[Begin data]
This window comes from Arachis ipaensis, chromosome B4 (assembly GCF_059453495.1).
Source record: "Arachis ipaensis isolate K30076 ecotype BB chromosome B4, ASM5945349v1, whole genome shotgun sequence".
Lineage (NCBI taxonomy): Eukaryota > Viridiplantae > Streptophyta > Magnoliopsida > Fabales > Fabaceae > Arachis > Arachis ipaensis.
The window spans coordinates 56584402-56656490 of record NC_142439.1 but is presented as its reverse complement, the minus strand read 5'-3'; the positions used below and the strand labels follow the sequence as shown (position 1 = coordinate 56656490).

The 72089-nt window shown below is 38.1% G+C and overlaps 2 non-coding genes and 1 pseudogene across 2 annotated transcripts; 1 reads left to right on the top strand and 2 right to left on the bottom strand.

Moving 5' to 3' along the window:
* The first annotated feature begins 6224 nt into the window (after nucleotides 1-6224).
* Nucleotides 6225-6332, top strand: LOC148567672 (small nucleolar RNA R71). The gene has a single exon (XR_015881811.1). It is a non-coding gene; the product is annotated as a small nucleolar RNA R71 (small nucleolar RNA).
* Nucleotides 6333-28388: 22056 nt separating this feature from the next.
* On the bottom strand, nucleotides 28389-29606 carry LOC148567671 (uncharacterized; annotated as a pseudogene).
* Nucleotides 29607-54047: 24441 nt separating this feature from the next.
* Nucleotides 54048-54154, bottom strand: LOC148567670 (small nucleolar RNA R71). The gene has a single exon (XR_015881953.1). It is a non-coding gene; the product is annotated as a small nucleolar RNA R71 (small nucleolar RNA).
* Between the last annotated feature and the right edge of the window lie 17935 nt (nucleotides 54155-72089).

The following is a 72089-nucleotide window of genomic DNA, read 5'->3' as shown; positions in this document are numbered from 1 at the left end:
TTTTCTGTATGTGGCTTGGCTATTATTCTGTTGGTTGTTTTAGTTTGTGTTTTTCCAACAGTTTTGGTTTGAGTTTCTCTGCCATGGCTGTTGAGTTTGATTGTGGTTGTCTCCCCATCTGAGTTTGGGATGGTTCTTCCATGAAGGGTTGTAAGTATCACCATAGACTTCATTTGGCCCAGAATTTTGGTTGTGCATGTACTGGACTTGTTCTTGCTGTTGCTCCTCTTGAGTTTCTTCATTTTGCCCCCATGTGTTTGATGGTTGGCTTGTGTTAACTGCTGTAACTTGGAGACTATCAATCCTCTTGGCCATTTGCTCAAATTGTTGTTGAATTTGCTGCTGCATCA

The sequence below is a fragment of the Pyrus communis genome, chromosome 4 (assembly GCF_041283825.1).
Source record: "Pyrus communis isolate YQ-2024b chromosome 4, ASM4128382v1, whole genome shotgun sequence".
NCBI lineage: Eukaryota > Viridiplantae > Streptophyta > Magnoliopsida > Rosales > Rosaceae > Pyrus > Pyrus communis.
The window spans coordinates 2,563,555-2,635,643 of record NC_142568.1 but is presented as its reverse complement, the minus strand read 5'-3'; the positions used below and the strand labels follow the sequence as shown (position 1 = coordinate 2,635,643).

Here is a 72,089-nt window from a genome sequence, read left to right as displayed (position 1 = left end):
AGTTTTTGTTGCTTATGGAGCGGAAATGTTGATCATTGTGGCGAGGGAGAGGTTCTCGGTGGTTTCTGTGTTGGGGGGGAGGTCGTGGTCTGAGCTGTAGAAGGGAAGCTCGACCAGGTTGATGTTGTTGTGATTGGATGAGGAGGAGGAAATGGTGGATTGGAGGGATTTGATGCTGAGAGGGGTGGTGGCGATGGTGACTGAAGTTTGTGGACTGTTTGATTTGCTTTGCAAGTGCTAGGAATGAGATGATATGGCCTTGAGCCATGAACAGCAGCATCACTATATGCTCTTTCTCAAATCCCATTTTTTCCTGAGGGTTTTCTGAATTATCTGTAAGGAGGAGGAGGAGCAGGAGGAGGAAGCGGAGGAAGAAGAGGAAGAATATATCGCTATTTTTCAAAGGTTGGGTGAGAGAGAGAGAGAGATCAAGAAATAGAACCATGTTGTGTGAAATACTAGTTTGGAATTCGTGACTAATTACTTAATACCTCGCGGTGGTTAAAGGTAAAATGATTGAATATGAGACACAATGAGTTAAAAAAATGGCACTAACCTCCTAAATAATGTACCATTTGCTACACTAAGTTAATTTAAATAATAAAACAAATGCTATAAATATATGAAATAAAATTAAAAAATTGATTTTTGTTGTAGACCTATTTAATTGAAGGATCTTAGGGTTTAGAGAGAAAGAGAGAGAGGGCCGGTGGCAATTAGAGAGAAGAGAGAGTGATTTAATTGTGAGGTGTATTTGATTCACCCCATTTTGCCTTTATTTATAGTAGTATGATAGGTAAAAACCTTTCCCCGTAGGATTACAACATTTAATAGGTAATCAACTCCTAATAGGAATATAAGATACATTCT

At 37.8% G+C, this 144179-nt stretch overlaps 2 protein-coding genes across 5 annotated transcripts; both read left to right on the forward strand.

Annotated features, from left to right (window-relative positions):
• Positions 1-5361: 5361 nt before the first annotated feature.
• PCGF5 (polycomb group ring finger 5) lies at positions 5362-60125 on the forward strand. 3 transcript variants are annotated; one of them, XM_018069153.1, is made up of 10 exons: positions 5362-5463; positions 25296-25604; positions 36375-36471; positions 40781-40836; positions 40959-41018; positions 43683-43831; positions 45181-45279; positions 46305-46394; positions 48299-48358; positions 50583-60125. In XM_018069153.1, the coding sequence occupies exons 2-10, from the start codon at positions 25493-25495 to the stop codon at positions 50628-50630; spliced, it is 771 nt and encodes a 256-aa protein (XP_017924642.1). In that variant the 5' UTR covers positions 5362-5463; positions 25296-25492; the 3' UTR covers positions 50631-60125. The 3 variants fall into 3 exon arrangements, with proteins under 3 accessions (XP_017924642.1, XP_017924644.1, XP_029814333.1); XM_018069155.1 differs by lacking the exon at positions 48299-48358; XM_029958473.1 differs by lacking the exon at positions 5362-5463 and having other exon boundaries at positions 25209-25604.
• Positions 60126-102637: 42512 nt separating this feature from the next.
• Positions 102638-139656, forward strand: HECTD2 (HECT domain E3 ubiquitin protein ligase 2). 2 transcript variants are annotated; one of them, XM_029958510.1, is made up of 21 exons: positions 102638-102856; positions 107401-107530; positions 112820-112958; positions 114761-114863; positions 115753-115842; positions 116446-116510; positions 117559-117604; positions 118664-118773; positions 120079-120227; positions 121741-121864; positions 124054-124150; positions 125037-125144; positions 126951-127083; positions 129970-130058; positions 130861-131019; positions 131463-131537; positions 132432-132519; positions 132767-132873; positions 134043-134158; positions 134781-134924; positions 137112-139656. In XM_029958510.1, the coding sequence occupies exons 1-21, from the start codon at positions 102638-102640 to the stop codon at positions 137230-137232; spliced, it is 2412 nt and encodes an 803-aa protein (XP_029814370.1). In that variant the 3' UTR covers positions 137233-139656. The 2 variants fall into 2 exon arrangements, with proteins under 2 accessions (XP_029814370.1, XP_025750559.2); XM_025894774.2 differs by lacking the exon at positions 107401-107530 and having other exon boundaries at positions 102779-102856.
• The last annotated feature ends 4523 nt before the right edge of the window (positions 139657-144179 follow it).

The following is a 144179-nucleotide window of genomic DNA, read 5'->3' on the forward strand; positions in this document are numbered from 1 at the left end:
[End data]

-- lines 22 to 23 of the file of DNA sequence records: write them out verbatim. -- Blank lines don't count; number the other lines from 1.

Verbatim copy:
At 37.8% G+C, this 144179-nt stretch overlaps 2 protein-coding genes across 5 annotated transcripts; both read left to right on the forward strand.

Annotated features, from left to right (window-relative positions):